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HDFS Notes

by: Summer Boone

HDFS Notes HDFS 2100

Summer Boone
GPA 4.0

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Notes from 2/15/16
Development within the Family
Dr. Chalandra M. Bryant
Class Notes
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This 3 page Class Notes was uploaded by Summer Boone on Tuesday February 16, 2016. The Class Notes belongs to HDFS 2100 at University of Georgia taught by Dr. Chalandra M. Bryant in Winter 2016. Since its upload, it has received 16 views. For similar materials see Development within the Family in HDFS at University of Georgia.


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Date Created: 02/16/16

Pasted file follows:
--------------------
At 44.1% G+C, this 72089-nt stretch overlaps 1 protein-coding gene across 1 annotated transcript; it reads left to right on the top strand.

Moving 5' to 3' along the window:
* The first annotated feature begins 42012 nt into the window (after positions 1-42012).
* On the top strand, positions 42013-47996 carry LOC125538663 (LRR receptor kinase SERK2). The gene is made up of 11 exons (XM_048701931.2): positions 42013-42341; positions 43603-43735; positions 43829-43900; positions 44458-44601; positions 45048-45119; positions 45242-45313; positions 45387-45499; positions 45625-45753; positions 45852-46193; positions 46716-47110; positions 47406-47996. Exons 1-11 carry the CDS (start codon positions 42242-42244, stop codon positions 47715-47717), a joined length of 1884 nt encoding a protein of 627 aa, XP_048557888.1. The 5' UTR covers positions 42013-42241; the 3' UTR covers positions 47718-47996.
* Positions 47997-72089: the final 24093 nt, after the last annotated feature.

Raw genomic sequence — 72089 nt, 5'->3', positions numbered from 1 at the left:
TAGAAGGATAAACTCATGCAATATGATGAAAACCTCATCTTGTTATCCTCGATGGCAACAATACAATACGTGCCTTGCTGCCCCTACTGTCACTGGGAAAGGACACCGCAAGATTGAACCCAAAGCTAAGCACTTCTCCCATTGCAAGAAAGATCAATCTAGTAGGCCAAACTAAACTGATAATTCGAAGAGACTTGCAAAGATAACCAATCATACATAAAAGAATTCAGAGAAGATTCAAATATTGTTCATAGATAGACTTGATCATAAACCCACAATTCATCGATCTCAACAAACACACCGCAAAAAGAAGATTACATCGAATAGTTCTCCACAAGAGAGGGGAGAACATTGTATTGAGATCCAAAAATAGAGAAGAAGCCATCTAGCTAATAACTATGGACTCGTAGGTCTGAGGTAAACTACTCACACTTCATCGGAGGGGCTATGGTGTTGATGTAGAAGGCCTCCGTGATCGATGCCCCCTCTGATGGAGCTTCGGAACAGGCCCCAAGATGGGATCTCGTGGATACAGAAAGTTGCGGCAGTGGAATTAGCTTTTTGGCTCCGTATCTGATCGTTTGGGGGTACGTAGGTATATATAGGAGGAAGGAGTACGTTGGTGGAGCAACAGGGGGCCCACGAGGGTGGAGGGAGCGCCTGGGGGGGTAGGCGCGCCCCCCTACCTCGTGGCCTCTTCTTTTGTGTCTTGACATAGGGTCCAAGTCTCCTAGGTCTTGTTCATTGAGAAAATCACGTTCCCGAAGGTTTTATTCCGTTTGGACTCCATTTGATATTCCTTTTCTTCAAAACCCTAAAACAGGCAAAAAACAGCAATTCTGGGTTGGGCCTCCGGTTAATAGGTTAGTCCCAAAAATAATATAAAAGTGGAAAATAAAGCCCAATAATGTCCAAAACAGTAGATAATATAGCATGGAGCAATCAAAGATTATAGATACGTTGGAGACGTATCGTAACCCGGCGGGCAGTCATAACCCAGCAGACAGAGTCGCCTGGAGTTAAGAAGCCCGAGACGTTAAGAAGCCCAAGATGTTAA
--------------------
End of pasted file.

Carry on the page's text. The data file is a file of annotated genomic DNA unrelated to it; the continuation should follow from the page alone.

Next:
HDFS 2/15/16 Interpersonal Dynamics of Sexual Intimacy  Individual and Interpersonal factors affecting intimacy  History of Sex Research  Began in the fields of biology and psychology  Informed by medical model  Focused on sex as a biological function and an innate drive that was natural and spontaneous  Sex is NOT a natural act  Not a natural act but a learned behavior  Not something we are born knowing how to do  Complicated social and behavioral interaction  Like all social interactions, sex is like a language that we learn and need to be taught  The focus historically  Individual factors impacting sex: age, gender, physical health, mental health, self-esteem, body image, attachment style  Sexual Intimacy  Sex research has a long tradition of studying intraindividual responses, focusing on sexual function as a stable individual feature instead of a dynamic interactional process  Has been clearly demonstrated that sexuality is determined by individual processes and is related to a range of individual outcomes  Classifying Sexual Problems  Too often a reliance on a nosology (classification) of sexual dysfunction that labels one individual as problematic, thereby ignoring important system factors  Expanding Models  Dynamic and interpersonal nature of sexuality has thus been widely written, spoken, and taught about  Yet, empirical research keeps an individual focus by relying on individualistic explanatory models and research methods that limit the understanding of sexual interactions between partners  Clinical Practice vs. Research  Interpersonal perspective on sexuality is integrated in clinical practice, but is much less developed at the theoretical and empirical level  Both Individual an d Interpersonal Factors are Important  Sexual problems are typically experienced in complex rational environments, with the person’s distress often predicated on the relational setting and reactions of the partner  A comprehensive understanding of sexuality as an interpersonal phenomenon requires consideration of relational features in addition to individual processes  Future Directions  Future research may help explain how sexuality influences/is influenced by the relational context  Still unclear how relationship variables may contribute to the development, maintenance, and exacerbation of sexual problems  New models for understanding sexuality  Emotion Regulation Device  Sexual system can be conceptualized as an emotion regulation device that involves a dynamic interplay between cognitive, affective, and motivational responses  It’s likely that partner variables, relationship processes, and sociorelational context will interact with these individual responses and eventually shape how sexual emotions are generated and regulated  Reciprocity  “How can I be loveable and supportive when she doesn’t want to have sex and how can I have sex when he’s not loveable and supportive?”  ^^ Point to the reciprocity between individual sexuality and the partner’s  Historical Concepts of Sex  Or a while, sexuality was primary considered a basic motivational drive; an instinctive, spontaneous, and irresistible force  Sex as Language: Expression of Emotions  Emotion Perspective  Sexual arousal can be best understood as an emotional episode that is triggered by specific stimuli and is experienced and expressed through changes in different response systems  Cognitive, experiential, physiological, motivational, behavioral  Autonomy and Closeness  Sexual intimacy and sexual desire  Paradox  Familiar/safe and mysterious/dangerous  Love: to have, Desire: to want  Sex isn’t something you do, it’s a place you go within yourself and with another


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